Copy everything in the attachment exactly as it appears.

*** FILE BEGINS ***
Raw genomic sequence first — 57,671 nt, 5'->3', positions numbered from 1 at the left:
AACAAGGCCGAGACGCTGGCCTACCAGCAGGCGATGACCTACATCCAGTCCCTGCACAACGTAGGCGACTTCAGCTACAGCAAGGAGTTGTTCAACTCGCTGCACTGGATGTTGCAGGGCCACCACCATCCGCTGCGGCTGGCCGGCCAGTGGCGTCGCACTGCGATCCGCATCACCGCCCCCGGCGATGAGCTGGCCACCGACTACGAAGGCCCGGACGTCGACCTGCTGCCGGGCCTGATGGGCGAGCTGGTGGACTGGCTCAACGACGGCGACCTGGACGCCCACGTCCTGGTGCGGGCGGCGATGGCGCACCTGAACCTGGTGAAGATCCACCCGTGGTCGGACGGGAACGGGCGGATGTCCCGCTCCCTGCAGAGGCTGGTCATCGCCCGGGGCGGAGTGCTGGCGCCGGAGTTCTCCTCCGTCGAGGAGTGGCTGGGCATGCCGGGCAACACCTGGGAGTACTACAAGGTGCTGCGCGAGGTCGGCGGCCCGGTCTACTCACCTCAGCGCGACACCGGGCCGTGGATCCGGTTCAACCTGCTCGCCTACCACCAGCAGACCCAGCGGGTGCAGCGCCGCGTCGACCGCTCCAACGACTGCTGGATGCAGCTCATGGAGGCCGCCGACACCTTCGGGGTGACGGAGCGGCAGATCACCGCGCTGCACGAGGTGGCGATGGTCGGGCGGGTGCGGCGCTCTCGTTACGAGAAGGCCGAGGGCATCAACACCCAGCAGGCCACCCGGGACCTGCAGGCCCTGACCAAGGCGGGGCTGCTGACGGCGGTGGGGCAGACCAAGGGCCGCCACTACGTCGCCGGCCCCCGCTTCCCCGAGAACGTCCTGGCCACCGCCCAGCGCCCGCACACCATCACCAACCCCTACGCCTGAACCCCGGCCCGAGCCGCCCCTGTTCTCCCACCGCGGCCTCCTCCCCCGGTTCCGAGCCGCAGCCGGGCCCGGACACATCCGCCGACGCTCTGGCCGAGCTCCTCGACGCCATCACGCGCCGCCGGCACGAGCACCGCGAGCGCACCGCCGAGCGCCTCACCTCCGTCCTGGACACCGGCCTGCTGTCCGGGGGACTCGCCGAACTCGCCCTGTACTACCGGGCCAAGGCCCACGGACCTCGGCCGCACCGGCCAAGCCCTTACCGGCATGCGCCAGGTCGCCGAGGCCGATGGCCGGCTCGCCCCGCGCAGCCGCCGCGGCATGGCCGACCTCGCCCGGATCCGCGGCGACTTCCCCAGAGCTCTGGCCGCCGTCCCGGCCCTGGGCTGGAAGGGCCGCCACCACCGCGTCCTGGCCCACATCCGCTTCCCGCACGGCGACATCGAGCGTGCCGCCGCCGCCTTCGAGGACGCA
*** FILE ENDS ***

Raw genomic sequence first — 57,671 nt, 5'->3', positions numbered from 1 at the left:
AACAAGGCCGAGACGCTGGCCTACCAGCAGGCGATGACCTACATCCAGTCCCTGCACAACGTAGGCGACTTCAGCTACAGCAAGGAGTTGTTCAACTCGCTGCACTGGATGTTGCAGGGCCACCACCATCCGCTGCGGCTGGCCGGCCAGTGGCGTCGCACTGCGATCCGCATCACCGCCCCCGGCGATGAGCTGGCCACCGACTACGAAGGCCCGGACGTCGACCTGCTGCCGGGCCTGATGGGCGAGCTGGTGGACTGGCTCAACGACGGCGACCTGGACGCCCACGTCCTGGTGCGGGCGGCGATGGCGCACCTGAACCTGGTGAAGATCCACCCGTGGTCGGACGGGAACGGGCGGATGTCCCGCTCCCTGCAGAGGCTGGTCATCGCCCGGGGCGGAGTGCTGGCGCCGGAGTTCTCCTCCGTCGAGGAGTGGCTGGGCATGCCGGGCAACACCTGGGAGTACTACAAGGTGCTGCGCGAGGTCGGCGGCCCGGTCTACTCACCTCAGCGCGACACCGGGCCGTGGATCCGGTTCAACCTGCTCGCCTACCACCAGCAGACCCAGCGGGTGCAGCGCCGCGTCGACCGCTCCAACGACTGCTGGATGCAGCTCATGGAGGCCGCCGACACCTTCGGGGTGACGGAGCGGCAGATCACCGCGCTGCACGAGGTGGCGATGGTCGGGCGGGTGCGGCGCTCTCGTTACGAGAAGGCCGAGGGCATCAACACCCAGCAGGCCACCCGGGACCTGCAGGCCCTGACCAAGGCGGGGCTGCTGACGGCGGTGGGGCAGACCAAGGGCCGCCACTACGTCGCCGGCCCCCGCTTCCCCGAGAACGTCCTGGCCACCGCCCAGCGCCCGCACACCATCACCAACCCCTACGCCTGAACCCCGGCCCGAGCCGCCCCTGTTCTCCCACCGCGGCCTCCTCCCCCGGTTCCGAGCCGCAGCCGGGCCCGGACACATCCGCCGACGCTCTGGCCGAGCTCCTCGACGCCATCACGCGCCGCCGGCACGAGCACCGCGAGCGCACCGCCGAGCGCCTCACCTCCGTCCTGGACACCGGCCTGCTGTCCGGGGGACTCGCCGAACTCGCCCTGTACTACCGGGCCAAGGCCCACGGACCTCGGCCGCACCGGCCAAGCCCTTACCGGCATGCGCCAGGTCGCCGAGGCCGATGGCCGGCTCGCCCCGCGCAGCCGCCGCGGCATGGCCGACCTCGCCCGGATCCGCGGCGACTTCCCCAGAGCTCTGGCCGCCGTCCCGGCCCTGGGCTGGAAGGGCCGCCACCACCGCGTCCTGGCCCACATCCGCTTCCCGCACGGCGACATCGAGCGTGCCGCCGCCGCCTTCGAGGACGCA